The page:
I believe Buddhism or the middle way of Buddha is the personal journey of each person’s mind, observing very tiny feelings and moods for control and cognition of who we are. Therefore, no matter how the world has changed or where we have gone, everyone could realise our awareness of feeling in every moment, which is aroused by surroundings.
The idea of the personal journey intrigued me to submerge myself in New York Dhammaram Temple, Queens, USA to document a group of Thai monks choosing to live in a city where there are full of significant differences from their homeland in terms of geography, social structure, culture, language, and traditional religious beliefs, all of which are important factors in determining how they adapt their lifestyles appropriately.
Ajarn Ong (middle) and Ajarn Joon are waiting for alms food from Taew Nilkamhang, a lay woman. Her house is the last stop of the alms route. And her husband, Charlee Nilkamhang often volunteers to give the monks a ride back to the temple. Because not many Thais and Buddhists reside in the area, appointments have to be arranged in advance for each stop, so the monks won’t have to wait too long especially in the cold weather day.
The small details have been adapted to merge with the local lifestyles, depict the intermingling balance between modernity and spirituality. The adaptation illustrates the method of Buddhism, the middle way that you don’t be too hard or too easy on yourselves, stay in the middle, and stay simple. It is what the monks in the Western countries have to figure out, in order to join the modern world while sustaining their mind at the same time.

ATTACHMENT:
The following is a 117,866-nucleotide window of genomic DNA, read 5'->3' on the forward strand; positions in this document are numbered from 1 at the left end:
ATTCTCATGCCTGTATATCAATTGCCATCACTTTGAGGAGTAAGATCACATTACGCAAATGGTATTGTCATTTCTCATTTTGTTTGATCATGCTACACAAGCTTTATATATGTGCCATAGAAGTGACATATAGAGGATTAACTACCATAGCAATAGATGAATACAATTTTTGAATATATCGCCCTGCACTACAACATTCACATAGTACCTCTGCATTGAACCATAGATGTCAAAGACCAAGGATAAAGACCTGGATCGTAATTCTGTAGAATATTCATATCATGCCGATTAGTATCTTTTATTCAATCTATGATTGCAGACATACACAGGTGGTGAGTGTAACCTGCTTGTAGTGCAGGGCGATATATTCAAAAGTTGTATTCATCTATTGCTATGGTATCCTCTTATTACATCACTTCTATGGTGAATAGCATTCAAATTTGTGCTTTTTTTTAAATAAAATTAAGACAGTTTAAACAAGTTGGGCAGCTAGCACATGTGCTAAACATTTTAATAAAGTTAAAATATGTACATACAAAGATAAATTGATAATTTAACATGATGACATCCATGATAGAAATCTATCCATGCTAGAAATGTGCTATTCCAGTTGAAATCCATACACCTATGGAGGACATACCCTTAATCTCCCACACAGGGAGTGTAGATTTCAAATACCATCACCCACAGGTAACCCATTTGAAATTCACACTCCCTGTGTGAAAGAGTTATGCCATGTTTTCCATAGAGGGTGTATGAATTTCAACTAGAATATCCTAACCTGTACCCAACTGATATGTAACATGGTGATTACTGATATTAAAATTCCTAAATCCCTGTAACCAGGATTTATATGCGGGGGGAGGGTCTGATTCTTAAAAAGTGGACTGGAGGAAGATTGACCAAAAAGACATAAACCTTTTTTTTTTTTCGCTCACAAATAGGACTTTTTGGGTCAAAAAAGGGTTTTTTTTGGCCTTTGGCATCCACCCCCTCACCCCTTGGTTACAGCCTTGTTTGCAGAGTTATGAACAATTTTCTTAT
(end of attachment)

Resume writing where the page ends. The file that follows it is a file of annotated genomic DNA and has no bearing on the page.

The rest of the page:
I grew up in Thailand, a Buddhist country. But as a Buddhist, I didn’t know what the monk is or who they are. I was blinded by an illusion of faith. It was the expectation on the holy saint, the monks supposed to be clean and calm, cut themselves out off from modernity, sustaining their purity. We have forgotten to see them as human beings. They are the students of Buddha. On the other hand, our expectation increases the distance between Buddhists and the monks little by little, till all that remains is sanctity. This is what I had been taught about my religion through them, as a human being, not as the holy saints that I had felt before.
On the subway in downtown Manhattan, after attending the Thai artist exhibition and heading back to the temple, Ajarn Chaiwat enjoys listening to music and smiling at the onlookers who look at him with puzzled glances.
I aim to present Buddhism but not in the form of holiness. Not even about losing. I’m talking about living. This is a journey along the middle way which is the method of Buddha in Western lands.
Through it’s personal,
It is my personal, maybe.
It is your personal, maybe.
It is somebody’s personal, maybe.